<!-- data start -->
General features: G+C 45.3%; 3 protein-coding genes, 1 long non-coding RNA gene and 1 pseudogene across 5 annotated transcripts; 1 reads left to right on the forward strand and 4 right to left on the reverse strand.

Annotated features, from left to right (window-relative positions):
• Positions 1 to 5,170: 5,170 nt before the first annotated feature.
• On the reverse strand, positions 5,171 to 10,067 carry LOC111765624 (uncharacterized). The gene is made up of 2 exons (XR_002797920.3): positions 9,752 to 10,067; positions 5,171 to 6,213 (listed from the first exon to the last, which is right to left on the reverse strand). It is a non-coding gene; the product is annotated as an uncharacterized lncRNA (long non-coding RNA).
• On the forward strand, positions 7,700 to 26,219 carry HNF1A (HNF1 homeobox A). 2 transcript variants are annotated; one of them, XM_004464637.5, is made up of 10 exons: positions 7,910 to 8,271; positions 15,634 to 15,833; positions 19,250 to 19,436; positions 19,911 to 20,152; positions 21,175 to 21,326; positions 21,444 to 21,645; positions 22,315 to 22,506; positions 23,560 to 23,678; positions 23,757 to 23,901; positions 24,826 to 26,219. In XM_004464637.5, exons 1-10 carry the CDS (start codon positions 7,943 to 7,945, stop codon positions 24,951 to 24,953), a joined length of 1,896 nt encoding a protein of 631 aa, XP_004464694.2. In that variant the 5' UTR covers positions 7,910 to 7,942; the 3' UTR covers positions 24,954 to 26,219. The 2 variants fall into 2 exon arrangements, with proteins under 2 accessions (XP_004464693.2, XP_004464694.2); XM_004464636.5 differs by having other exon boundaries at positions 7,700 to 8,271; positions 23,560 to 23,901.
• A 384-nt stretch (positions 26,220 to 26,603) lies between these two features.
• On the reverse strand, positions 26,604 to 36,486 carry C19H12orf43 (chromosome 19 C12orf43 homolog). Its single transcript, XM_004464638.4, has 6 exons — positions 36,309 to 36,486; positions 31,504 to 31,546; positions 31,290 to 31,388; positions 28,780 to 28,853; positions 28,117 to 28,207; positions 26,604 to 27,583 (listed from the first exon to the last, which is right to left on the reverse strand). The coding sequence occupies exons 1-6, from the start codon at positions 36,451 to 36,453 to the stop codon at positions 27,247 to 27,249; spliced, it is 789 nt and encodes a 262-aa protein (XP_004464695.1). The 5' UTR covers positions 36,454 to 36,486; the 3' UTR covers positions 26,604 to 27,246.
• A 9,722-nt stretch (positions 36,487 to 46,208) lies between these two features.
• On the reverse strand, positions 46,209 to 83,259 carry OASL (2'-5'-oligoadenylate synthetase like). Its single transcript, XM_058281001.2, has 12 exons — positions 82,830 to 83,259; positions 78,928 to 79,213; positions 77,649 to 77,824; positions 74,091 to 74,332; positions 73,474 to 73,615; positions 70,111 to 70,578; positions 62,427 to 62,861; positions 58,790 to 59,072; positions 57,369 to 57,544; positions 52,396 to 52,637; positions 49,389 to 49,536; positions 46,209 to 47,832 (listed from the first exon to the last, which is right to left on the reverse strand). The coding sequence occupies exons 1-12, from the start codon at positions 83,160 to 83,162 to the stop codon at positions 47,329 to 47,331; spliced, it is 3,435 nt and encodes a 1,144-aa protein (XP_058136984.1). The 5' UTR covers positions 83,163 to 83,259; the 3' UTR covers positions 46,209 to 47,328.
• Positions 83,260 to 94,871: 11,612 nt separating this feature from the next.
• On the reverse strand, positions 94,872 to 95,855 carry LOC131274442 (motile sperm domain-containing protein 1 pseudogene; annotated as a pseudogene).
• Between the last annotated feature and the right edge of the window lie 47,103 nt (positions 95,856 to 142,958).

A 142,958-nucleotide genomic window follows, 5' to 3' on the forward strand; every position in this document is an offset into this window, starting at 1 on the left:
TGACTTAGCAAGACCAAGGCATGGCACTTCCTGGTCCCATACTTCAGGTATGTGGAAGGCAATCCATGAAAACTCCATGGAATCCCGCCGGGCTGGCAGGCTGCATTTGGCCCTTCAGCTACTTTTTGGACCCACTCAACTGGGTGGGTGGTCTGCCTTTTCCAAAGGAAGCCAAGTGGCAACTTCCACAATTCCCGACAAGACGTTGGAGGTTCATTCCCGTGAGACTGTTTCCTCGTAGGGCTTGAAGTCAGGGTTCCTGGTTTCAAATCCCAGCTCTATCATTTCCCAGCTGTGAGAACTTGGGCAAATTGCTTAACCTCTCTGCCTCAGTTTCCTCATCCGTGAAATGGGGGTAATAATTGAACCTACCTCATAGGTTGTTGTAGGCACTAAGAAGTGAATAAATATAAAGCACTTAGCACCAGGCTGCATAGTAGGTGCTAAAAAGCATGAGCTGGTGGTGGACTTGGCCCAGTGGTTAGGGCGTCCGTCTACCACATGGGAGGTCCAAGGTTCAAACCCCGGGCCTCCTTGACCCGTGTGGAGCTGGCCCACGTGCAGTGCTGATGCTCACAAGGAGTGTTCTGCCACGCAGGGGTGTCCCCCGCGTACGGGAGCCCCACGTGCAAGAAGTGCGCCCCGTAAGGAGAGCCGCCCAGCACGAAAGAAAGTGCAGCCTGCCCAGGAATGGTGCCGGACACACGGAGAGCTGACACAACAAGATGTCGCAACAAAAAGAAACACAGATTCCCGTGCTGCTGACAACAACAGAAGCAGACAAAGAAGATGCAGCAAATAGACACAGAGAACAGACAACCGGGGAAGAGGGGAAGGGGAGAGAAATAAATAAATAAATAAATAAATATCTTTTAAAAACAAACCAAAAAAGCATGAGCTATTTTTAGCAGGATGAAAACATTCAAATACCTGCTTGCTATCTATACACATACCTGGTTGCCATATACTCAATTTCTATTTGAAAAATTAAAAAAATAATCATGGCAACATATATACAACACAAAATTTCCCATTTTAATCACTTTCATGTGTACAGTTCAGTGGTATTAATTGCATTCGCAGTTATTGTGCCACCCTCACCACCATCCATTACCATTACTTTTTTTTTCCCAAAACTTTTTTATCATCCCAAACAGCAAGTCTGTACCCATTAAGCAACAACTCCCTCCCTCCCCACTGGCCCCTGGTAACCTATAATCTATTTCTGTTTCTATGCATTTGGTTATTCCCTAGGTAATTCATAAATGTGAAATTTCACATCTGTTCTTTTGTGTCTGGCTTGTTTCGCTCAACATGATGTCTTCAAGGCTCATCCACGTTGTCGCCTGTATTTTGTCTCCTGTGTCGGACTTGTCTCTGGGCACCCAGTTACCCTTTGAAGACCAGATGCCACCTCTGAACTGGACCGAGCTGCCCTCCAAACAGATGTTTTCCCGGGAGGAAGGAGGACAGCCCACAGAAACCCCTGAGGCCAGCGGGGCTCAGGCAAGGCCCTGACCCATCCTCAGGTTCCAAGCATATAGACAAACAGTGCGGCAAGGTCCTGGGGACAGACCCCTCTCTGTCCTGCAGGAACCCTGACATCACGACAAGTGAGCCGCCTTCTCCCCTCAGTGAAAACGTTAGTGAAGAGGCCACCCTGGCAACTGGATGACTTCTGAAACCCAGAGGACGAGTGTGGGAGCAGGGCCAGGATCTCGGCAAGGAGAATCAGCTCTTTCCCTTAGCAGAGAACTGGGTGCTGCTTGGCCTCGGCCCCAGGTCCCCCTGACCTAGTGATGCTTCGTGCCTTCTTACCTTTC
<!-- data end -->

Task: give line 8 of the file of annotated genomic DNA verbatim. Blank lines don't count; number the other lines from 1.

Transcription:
• A 9,722-nt stretch (positions 36,487 to 46,208) lies between these two features.